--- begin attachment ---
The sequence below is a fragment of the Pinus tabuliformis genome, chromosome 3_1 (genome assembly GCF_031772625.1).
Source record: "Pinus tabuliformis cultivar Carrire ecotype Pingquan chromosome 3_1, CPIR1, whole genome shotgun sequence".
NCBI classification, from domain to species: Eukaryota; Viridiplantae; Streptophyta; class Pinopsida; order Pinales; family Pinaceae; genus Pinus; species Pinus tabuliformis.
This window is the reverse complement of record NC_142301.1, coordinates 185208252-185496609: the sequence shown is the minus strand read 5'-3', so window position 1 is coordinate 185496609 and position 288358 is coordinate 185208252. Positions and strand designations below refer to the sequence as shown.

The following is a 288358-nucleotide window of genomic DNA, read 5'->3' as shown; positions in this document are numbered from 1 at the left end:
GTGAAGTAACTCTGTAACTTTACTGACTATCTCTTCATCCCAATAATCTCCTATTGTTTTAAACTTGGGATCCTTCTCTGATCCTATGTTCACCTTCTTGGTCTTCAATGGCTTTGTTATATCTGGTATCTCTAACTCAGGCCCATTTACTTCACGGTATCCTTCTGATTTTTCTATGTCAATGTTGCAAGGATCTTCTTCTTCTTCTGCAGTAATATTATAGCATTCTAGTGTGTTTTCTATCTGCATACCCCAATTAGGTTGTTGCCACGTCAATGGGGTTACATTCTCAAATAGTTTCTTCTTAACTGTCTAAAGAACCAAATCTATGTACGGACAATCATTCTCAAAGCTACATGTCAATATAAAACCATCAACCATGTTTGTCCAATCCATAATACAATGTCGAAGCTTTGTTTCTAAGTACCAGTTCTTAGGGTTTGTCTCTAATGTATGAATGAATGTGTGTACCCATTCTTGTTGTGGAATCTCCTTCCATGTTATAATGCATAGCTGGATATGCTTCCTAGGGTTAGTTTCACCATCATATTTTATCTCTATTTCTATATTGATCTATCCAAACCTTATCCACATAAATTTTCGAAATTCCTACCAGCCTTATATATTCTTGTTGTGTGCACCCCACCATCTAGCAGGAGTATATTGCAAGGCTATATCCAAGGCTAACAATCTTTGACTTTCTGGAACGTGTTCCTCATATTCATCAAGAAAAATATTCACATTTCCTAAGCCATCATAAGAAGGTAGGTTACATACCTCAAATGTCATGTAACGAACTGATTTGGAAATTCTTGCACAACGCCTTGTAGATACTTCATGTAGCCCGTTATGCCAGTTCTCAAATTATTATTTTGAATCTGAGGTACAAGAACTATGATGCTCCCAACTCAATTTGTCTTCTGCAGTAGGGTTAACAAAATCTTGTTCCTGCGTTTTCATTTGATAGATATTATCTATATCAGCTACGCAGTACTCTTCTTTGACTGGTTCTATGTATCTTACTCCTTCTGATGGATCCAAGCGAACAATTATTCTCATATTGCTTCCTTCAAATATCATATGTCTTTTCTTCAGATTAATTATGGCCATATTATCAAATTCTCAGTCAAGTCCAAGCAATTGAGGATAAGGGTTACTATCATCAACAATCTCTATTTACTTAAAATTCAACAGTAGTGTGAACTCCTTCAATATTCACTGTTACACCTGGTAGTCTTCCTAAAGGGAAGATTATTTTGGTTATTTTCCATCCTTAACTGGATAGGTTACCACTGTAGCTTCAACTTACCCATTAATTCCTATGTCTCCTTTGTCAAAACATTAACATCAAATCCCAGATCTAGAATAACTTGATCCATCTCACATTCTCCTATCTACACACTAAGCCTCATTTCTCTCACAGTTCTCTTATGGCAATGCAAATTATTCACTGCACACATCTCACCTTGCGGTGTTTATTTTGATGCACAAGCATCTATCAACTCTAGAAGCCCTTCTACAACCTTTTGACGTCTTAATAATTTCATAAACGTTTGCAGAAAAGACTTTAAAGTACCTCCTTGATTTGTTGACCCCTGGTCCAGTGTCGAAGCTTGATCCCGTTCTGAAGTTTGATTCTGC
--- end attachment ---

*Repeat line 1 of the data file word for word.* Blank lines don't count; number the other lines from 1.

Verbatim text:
The sequence below is a fragment of the Pinus tabuliformis genome, chromosome 3_1 (genome assembly GCF_031772625.1).